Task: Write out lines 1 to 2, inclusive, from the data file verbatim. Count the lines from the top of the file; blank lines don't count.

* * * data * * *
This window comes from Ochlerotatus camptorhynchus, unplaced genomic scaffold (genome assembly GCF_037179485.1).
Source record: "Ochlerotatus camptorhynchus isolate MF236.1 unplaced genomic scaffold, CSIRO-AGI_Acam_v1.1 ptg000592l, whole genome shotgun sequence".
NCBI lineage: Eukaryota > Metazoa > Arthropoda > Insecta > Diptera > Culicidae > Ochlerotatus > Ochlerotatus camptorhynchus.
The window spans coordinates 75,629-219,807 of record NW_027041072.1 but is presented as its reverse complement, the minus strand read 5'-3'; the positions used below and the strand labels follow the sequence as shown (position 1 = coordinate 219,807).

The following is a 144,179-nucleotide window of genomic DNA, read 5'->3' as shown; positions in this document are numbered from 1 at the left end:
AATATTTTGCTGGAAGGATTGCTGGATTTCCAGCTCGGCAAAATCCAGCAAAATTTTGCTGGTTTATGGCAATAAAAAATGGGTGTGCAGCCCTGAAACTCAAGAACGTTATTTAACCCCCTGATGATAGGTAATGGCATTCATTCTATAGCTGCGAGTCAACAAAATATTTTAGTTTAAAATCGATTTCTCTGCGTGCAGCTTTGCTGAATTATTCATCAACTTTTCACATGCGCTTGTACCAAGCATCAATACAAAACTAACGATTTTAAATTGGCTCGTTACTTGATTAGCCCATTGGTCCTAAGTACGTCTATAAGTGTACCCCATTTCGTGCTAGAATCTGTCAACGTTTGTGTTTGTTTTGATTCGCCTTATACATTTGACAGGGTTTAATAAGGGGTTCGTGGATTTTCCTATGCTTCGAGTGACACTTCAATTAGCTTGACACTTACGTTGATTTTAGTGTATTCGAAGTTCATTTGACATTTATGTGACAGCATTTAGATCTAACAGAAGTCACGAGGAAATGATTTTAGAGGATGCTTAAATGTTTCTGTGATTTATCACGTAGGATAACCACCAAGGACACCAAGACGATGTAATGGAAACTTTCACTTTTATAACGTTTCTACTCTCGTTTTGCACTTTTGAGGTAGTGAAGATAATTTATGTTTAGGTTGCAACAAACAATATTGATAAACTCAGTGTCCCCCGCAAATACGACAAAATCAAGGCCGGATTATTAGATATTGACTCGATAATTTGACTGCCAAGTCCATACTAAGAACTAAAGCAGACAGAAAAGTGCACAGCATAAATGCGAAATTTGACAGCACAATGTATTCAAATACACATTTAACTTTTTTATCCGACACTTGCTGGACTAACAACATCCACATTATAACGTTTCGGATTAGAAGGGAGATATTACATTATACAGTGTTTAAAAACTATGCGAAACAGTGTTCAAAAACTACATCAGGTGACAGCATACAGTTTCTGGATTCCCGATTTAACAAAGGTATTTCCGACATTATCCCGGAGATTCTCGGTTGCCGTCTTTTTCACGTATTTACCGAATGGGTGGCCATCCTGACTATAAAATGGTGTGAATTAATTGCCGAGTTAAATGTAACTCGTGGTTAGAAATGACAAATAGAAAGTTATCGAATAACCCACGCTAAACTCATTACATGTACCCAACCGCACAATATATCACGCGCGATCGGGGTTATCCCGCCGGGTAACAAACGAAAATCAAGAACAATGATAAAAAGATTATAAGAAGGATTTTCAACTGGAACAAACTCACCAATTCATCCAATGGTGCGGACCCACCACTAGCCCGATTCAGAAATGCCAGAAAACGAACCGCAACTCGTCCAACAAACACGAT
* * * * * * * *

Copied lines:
This window comes from Ochlerotatus camptorhynchus, unplaced genomic scaffold (genome assembly GCF_037179485.1).
Source record: "Ochlerotatus camptorhynchus isolate MF236.1 unplaced genomic scaffold, CSIRO-AGI_Acam_v1.1 ptg000592l, whole genome shotgun sequence".